Avery Cardinal Dulles
Avery Cardinal Dulles, S.J.
Laurence J. McGinley S.J., Professor of Religion and Society,
First U.S. Theologian Named to the College of Cardinals
(Inducted in 2012)
Avery Cardinal Dulles, S.J., the Laurence J. McGinley, S.J., Professor of Religion and Society at Fordham University from 1988 until his death in 2008, was the first American theologian who was not a bishop to be appointed to the College of Cardinals. His extraordinary story made headlines beginning with his 1956 ordination at Fordham: The son of a former U.S. secretary of state, Dulles was raised as a Presbyterian and converted to Catholicism while at Harvard Law School. But it was his unmatched and prolific volume of books, essays, and lectures examining Catholic thought, and how the church could honor dissent and still remain authentic, that is his greatest legacy.
“A man of prodigious intellect and great holiness, Cardinal Dulles devoted his entire life to the task of advancing the dialogue between faith and reason,” said Joseph M. McShane, S.J., president of Fordham University.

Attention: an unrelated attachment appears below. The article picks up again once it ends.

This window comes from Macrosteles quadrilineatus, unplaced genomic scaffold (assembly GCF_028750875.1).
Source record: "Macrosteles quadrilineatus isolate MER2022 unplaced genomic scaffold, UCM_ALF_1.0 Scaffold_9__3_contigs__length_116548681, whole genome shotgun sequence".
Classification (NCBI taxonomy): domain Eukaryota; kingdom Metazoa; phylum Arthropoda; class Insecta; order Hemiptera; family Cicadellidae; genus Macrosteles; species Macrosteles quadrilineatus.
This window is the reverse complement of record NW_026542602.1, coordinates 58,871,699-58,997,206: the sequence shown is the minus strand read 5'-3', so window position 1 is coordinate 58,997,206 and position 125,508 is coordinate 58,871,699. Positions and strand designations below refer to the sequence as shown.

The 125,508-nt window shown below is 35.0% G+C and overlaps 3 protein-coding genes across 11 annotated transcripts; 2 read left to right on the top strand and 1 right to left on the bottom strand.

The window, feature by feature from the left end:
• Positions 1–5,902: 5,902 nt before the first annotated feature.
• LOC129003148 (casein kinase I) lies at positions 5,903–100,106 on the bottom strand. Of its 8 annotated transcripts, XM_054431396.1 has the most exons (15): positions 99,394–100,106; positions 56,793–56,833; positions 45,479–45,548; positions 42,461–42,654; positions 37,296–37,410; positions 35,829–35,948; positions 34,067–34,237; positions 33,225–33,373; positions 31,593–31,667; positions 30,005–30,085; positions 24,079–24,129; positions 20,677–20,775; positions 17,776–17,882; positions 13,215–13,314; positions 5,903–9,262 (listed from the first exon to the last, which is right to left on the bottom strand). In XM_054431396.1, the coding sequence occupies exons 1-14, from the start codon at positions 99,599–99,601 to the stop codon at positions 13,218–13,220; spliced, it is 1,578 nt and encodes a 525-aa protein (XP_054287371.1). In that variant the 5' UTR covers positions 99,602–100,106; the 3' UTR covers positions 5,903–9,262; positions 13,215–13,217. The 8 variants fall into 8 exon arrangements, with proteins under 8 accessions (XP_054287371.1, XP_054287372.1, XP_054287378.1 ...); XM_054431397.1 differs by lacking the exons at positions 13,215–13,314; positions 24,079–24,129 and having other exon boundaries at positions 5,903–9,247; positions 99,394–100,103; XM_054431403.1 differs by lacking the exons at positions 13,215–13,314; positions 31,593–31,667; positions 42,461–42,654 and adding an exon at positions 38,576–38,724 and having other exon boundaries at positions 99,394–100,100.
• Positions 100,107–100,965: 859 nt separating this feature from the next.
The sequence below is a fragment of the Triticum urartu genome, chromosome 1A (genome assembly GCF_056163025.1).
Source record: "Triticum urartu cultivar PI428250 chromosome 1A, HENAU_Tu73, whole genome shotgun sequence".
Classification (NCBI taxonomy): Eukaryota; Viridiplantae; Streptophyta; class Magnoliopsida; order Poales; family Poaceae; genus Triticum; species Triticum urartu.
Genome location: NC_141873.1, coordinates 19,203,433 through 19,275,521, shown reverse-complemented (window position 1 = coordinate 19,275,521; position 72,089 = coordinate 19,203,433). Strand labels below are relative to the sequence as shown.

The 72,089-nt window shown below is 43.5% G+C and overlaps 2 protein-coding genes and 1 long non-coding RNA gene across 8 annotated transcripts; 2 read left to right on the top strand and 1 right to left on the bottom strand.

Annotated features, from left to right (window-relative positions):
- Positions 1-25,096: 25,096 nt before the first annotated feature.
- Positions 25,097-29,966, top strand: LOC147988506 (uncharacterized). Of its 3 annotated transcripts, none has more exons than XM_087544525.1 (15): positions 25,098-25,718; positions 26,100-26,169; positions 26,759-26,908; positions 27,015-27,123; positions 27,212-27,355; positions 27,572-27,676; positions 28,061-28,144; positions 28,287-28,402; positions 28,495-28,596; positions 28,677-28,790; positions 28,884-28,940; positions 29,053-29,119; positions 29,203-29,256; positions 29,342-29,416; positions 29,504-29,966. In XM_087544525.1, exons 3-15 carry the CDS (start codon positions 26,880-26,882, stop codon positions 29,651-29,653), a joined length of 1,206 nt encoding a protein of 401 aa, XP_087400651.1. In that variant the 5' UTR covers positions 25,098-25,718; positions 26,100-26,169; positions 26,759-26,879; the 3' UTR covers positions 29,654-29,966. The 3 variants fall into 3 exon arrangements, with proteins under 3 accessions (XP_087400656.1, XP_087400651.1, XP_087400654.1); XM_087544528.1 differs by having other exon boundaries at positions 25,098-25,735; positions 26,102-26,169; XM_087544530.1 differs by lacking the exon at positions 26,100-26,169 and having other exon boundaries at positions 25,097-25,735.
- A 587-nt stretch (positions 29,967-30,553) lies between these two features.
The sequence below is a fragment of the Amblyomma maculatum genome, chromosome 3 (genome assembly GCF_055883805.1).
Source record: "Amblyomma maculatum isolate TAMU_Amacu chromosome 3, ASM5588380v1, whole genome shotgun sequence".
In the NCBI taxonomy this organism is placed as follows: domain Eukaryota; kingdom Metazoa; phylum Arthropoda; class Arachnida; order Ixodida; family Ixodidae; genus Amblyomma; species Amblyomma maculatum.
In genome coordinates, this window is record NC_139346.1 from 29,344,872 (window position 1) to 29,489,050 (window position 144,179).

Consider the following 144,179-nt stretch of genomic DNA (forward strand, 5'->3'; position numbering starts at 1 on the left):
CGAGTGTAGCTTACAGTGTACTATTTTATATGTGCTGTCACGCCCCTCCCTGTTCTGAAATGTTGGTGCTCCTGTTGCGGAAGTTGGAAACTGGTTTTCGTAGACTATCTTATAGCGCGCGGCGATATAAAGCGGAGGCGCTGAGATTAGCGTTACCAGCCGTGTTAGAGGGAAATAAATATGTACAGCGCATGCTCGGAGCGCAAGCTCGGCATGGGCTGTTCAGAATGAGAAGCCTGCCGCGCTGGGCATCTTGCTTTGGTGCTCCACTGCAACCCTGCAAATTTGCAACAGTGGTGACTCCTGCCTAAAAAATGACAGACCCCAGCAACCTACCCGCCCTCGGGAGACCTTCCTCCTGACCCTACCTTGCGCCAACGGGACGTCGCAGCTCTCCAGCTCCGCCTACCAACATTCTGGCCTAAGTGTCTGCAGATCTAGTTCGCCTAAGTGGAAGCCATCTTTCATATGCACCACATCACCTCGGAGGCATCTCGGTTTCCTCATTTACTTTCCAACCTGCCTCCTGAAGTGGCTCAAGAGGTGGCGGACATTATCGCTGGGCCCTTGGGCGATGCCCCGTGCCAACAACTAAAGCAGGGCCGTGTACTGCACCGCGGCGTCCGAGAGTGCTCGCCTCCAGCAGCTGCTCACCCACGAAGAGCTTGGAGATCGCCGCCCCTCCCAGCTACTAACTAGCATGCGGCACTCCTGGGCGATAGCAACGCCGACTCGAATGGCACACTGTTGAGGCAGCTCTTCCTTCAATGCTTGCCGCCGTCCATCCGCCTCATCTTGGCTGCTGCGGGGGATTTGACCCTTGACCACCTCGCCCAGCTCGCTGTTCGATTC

As an undergraduate at Harvard, Dulles declared himself an agnostic. His affinity for the great philosophers and Catholic writers, combined with personal moments of revelation, led to his conversion to Catholicism during a brief stint at Harvard Law. In 1946, following service in the U.S. Navy, he entered the novitiate of the Society of Jesus in Poughkeepsie, New York.
Revered by colleagues and students for his work ethic, modesty, gentility, and sense of humor, Dulles taught philosophy at Fordham in 1951, leaving two years later to prepare for ordination. After earning a doctorate in sacred theology in Rome in 1960, he held professorships at the Jesuit seminary Woodstock College and at the Catholic University of America. In 1988, at age 70, he returned to Fordham to take up the McGinley Chair. He delivered 39 McGinley lectures on theological subjects that were sometimes controversial, including the death penalty, Pope John Paul II and human rights, and church reform. The cardinal referred to these years as the happiest and most satisfying of his life.
In February 2001, Dulles was elevated to the College of Cardinals by Pope John Paul II on the steps of St. Peter’s Basilica in Rome. Of this great honor, he said, “I enjoyed it, but that’s not really what counts. I prefer to spend my time reading, thinking, writing, teaching. I’m not particularly made for ceremonies.”
Dulles served as the president of both the Catholic Theological Society of America and the American Theological Society. He was one of the inaugural recipients of the Fordham Founder’s Award in 2002, and served on the University’s Board of Trustees from 1969 to 1972.